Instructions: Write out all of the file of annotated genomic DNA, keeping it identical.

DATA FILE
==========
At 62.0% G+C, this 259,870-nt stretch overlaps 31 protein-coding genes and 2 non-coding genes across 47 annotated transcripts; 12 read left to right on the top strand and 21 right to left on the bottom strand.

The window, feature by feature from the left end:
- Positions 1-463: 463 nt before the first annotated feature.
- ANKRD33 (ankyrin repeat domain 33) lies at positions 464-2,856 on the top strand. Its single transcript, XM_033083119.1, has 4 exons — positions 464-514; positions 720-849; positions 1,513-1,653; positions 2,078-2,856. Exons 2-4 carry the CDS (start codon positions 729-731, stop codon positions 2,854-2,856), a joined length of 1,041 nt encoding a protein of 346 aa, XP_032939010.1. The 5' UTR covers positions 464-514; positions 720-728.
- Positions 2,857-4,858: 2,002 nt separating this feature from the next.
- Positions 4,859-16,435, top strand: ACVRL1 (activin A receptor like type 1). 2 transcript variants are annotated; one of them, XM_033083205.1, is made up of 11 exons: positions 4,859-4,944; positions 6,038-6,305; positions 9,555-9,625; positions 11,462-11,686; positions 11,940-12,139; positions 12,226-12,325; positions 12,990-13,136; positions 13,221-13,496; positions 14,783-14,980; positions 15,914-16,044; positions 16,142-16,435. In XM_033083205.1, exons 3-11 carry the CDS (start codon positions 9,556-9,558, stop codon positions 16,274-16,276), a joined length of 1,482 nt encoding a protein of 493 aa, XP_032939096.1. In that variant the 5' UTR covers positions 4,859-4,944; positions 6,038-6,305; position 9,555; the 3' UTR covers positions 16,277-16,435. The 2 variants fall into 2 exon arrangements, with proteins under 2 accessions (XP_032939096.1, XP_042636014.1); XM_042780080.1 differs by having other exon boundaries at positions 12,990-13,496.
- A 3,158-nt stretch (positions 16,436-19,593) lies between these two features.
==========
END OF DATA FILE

At 62.0% G+C, this 259,870-nt stretch overlaps 31 protein-coding genes and 2 non-coding genes across 47 annotated transcripts; 12 read left to right on the top strand and 21 right to left on the bottom strand.

The window, feature by feature from the left end:
- Positions 1-463: 463 nt before the first annotated feature.
- ANKRD33 (ankyrin repeat domain 33) lies at positions 464-2,856 on the top strand. Its single transcript, XM_033083119.1, has 4 exons — positions 464-514; positions 720-849; positions 1,513-1,653; positions 2,078-2,856. Exons 2-4 carry the CDS (start codon positions 729-731, stop codon positions 2,854-2,856), a joined length of 1,041 nt encoding a protein of 346 aa, XP_032939010.1. The 5' UTR covers positions 464-514; positions 720-728.
- Positions 2,857-4,858: 2,002 nt separating this feature from the next.
- Positions 4,859-16,435, top strand: ACVRL1 (activin A receptor like type 1). 2 transcript variants are annotated; one of them, XM_033083205.1, is made up of 11 exons: positions 4,859-4,944; positions 6,038-6,305; positions 9,555-9,625; positions 11,462-11,686; positions 11,940-12,139; positions 12,226-12,325; positions 12,990-13,136; positions 13,221-13,496; positions 14,783-14,980; positions 15,914-16,044; positions 16,142-16,435. In XM_033083205.1, exons 3-11 carry the CDS (start codon positions 9,556-9,558, stop codon positions 16,274-16,276), a joined length of 1,482 nt encoding a protein of 493 aa, XP_032939096.1. In that variant the 5' UTR covers positions 4,859-4,944; positions 6,038-6,305; position 9,555; the 3' UTR covers positions 16,277-16,435. The 2 variants fall into 2 exon arrangements, with proteins under 2 accessions (XP_032939096.1, XP_042636014.1); XM_042780080.1 differs by having other exon boundaries at positions 12,990-13,496.
- A 3,158-nt stretch (positions 16,436-19,593) lies between these two features.